Minimum

My brother makes lists of what he needs to live.
He is down to a towel, a small rucksack,
good socks, rice and beans and clementines, and flip-flops
for strange showers. He wants to be a saint
and the holiest travel light. Easier to press close
to God wearing only a thin shirt and holding
a short list of other loves. He worries, sharp-nosed
and sweet, how much to treasure a sturdy hat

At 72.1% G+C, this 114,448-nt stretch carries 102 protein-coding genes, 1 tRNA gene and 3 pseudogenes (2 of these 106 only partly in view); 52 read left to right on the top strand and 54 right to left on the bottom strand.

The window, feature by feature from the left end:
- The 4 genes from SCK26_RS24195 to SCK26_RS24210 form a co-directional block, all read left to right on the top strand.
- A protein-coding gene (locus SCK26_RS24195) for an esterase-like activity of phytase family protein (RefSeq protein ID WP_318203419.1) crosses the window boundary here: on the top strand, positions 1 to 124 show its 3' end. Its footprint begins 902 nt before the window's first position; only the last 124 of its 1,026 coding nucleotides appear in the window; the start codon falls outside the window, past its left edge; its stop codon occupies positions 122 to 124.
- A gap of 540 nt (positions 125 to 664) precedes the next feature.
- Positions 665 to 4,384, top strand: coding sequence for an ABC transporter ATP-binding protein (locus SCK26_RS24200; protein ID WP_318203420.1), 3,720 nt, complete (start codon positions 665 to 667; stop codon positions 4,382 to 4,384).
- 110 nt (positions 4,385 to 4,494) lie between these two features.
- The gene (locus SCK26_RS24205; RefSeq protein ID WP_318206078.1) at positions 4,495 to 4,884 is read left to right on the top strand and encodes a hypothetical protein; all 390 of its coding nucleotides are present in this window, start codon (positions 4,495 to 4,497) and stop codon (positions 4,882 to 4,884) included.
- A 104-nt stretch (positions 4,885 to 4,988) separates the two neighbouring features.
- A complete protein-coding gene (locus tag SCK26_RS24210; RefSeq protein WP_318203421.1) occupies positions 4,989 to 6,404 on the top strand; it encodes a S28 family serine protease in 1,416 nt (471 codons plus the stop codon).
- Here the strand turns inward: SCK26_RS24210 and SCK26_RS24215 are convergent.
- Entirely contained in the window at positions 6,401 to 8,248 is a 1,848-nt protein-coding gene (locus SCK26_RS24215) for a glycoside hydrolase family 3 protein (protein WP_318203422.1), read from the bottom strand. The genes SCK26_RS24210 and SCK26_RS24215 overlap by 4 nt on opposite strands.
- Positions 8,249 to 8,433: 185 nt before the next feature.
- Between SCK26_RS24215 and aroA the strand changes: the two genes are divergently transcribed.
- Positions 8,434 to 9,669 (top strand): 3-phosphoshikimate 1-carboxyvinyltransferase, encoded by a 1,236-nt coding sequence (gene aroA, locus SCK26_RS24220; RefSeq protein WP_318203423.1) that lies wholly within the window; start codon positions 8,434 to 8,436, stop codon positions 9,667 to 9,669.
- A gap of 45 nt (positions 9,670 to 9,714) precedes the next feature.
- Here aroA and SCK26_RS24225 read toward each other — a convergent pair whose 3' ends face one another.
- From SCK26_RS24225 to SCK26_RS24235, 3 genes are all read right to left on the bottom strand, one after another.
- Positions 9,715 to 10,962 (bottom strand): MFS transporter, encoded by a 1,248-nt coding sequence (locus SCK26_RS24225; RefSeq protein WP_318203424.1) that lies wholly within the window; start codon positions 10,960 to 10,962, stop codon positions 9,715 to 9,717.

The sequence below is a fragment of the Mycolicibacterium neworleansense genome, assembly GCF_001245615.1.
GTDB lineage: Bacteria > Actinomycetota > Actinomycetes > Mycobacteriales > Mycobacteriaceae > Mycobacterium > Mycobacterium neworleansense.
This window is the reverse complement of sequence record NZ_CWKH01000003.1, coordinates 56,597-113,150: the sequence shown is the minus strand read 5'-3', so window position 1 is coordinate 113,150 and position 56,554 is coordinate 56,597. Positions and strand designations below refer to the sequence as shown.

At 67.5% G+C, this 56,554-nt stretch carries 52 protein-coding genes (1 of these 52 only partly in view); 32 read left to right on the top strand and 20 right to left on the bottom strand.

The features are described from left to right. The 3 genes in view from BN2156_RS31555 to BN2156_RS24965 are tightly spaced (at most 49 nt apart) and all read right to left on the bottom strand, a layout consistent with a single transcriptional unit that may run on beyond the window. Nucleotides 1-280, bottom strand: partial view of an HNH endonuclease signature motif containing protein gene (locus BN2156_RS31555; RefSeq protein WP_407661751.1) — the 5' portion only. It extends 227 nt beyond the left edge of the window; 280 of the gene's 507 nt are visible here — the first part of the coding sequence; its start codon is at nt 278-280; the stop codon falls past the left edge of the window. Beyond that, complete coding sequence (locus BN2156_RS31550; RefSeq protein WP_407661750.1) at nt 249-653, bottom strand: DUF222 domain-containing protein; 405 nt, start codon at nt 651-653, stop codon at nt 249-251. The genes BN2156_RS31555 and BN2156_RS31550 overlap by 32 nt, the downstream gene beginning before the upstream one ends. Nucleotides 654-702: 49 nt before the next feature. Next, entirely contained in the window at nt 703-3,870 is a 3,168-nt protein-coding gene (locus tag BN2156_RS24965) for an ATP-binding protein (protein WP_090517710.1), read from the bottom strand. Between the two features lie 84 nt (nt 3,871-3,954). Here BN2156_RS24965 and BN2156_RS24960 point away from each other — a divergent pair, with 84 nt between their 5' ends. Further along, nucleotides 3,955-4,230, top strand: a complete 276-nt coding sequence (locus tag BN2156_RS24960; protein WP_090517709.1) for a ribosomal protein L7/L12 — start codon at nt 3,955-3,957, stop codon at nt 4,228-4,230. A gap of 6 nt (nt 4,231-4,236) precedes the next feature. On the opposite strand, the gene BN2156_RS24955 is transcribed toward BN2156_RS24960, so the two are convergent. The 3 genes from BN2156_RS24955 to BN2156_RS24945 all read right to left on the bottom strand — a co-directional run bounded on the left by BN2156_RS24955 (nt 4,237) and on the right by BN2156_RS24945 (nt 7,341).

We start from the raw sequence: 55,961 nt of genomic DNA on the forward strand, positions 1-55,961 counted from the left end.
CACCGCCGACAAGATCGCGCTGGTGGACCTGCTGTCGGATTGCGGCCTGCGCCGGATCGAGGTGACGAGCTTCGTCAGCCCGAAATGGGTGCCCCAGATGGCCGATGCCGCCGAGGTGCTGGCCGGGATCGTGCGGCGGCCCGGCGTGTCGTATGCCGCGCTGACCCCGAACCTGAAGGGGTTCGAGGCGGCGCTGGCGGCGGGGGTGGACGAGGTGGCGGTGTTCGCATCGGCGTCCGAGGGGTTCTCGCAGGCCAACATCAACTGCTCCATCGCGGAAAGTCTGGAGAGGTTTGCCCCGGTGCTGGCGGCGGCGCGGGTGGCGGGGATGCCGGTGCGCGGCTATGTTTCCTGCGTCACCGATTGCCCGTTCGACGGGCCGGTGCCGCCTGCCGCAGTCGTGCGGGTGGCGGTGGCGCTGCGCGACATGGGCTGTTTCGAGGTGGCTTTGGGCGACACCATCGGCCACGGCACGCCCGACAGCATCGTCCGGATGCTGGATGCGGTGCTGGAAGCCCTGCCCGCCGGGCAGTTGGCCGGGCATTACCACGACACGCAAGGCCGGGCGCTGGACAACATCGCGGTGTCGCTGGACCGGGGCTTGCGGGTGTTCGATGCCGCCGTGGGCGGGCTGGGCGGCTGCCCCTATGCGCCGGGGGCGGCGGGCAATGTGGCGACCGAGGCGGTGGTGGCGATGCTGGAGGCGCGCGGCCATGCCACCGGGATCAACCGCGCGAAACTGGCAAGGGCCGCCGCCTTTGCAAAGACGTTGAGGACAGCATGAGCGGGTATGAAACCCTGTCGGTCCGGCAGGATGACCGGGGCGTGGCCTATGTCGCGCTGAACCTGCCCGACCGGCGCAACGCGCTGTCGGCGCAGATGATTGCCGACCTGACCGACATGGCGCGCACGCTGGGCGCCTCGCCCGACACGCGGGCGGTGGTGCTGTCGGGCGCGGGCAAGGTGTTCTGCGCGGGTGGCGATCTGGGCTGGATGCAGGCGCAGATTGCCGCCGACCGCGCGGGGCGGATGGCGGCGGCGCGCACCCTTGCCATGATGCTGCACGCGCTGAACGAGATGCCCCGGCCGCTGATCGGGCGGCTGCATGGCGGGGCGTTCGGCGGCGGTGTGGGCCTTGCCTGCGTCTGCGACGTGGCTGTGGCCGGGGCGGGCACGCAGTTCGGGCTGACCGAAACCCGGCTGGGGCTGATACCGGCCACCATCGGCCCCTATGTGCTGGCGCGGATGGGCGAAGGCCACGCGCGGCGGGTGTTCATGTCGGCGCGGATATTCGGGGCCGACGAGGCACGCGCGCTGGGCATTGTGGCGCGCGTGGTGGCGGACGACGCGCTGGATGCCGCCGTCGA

or a stack of warm tortillas; he digs his fingers
into the rocky, well-loved home soil. He’ll have to shake it off,
so’s not to be weighed down on his way to heaven.
In this late night during a visit home, our parents
snore tenderly in a distant room. We do not speak of loving
God more than one’s family, though we both know
the rules; we do not speak of knees scarred by prayer.
Loss and revelation both come in whispers: we do not speak.